Join SBIFF for an in-depth discussion in this video Setting the tone, part of 2010 SBIFF Producers' Panel: Movers and Shakers.
(Music playing.) Patrick Goldstein: Ivan, Up in the Air has such a wonderful what I would call tone. It's comedic, but it has an air of melancholy to it as well and was that always there in the script or did that emerge during filming? Ivan Reitman: Well, that was the remarkable thing about Jason's screenplay. It really was there, the kind of conflict between the humor and the emotionality of the truth of the sort of very sad situation actually.
I have to commend Jason because really from the first day of shooting, he was able to walk this very careful line of making the funny scenes truly funny, and making the journey much easier to take. One of the things I always drummed into him as his dad making comedy movies was, why comedies are so tough is that you really have to get the tone just right.
If you step over and they're too silly or too stupid, even things that are funny cease to be funny. It's what's tricky on the set. You have heard this stuff so often, that there is a tendency especially if you're starting out to try to push for more and that pushing for more actually robs the comedic moments of their comedy. Whatever lesson he learned from hanging out on my sets over the years, really he seems to be a master of tone at a very young age.
I think frankly I don't know how he does it. It's really- it's great. Jon Landau: Good upbringing. Patrick Goldstein: Jonas- In the Pixar films, certainly with Up, again, there is a remarkably consistent tone and I'm so I guess willfully ignorant about the process of animated films. Does that come during when the voice actors come in? Do you know it then, do know it in the script phase? Jonas Rivera: You hope you identify it in the script phase and we certainly with Up, Pete Docter put together not just a script but a story reel.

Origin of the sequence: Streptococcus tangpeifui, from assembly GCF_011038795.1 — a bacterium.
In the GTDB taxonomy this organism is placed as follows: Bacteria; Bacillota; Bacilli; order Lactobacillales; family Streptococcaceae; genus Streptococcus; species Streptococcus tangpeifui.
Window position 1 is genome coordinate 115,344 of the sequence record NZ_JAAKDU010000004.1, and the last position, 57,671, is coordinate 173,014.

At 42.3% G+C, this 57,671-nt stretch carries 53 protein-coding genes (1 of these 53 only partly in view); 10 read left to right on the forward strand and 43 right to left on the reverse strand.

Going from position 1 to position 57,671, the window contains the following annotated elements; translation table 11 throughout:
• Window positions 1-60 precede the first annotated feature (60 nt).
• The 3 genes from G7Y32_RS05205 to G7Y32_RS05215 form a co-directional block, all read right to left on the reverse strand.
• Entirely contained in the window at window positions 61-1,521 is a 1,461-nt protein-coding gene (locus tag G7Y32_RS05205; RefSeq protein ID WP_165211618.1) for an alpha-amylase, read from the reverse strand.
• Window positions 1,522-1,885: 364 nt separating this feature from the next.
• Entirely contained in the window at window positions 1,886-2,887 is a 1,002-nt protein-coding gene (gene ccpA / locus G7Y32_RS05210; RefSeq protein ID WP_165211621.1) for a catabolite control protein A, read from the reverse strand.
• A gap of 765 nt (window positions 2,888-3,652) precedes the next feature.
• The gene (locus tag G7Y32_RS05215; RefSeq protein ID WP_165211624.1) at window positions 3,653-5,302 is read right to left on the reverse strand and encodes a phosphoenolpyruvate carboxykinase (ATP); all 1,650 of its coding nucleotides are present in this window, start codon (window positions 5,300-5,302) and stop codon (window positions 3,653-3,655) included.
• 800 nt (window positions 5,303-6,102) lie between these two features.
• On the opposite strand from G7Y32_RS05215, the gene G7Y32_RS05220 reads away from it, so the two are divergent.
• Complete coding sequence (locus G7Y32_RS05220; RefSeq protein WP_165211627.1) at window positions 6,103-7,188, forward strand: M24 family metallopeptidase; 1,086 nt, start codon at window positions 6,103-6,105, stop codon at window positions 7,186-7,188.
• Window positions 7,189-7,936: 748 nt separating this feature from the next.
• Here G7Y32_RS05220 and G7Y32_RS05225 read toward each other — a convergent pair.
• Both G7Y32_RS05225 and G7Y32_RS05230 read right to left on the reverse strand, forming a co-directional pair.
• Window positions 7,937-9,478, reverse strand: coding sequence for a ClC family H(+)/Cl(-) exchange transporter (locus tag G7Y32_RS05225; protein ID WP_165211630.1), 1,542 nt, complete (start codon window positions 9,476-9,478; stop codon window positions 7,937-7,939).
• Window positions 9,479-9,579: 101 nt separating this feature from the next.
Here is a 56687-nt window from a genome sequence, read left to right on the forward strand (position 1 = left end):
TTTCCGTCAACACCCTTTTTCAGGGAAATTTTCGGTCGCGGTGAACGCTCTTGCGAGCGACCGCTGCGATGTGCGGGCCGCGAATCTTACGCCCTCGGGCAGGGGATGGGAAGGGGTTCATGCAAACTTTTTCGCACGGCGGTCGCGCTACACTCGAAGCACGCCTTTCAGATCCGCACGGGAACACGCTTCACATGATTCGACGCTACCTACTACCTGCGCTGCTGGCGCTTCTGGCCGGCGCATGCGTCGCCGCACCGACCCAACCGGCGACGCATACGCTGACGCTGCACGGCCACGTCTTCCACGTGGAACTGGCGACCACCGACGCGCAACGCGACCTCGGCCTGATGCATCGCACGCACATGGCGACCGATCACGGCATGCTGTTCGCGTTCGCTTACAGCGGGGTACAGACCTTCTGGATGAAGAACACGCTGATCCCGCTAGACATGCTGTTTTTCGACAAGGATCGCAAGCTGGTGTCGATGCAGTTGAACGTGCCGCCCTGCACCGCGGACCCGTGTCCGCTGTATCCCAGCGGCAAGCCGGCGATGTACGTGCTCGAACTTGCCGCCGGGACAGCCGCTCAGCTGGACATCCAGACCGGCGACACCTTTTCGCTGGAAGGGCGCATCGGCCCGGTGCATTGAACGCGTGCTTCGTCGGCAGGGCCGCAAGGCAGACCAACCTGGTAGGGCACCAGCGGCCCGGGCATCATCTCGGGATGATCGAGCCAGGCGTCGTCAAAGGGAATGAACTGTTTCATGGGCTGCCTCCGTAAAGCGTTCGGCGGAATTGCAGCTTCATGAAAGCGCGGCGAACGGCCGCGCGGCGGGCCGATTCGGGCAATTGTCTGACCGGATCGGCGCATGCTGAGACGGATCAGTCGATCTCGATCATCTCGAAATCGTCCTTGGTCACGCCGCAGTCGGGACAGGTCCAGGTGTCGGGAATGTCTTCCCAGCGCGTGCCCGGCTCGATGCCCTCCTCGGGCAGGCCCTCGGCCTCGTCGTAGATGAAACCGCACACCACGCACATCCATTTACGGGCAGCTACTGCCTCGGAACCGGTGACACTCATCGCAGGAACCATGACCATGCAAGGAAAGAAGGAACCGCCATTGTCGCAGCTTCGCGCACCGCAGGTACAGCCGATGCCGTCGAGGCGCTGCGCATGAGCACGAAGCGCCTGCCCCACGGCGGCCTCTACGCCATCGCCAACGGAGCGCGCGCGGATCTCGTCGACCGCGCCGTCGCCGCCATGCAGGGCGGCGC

We could see the kind of the tone, especially in the beginning of the film which there is very little dialogue. He really wanted this kind of almost Frank Capra setup and this silent montage and then, where the story actually begins. He kept saying he wanted this to feel like one of the older films, like an old movie. He tells I want to almost make a throwback. And we thought what is that? We looked a lot of old movies, and we looked at lot of old even animation, the old Disney's. The 30s pre-war films and there is a certain cadence that takes their time, which is very hard to do and rare in animation.
Animation is all about the frame range and what's the cut and get to it and the gag and we want it to breathe. So it was sort of the goal. There is one thing that happened and we talked about this, when I was a kid, my dad, I remember, I will never forget, took me see Raiders of the Lost Art, which is the opposite of slow and tone, but it does play like an old movie in a way. When we were there, I'll never forget this, my dad said, oh, we have to take Pop to comes to see this, his dad, and that was such a cool thing and we talked about this a lot, like we want to make a movie that you would take your grandparents to go see, like it should feel of that era, but be now which is a tall order and it was sort of this ethereal thing.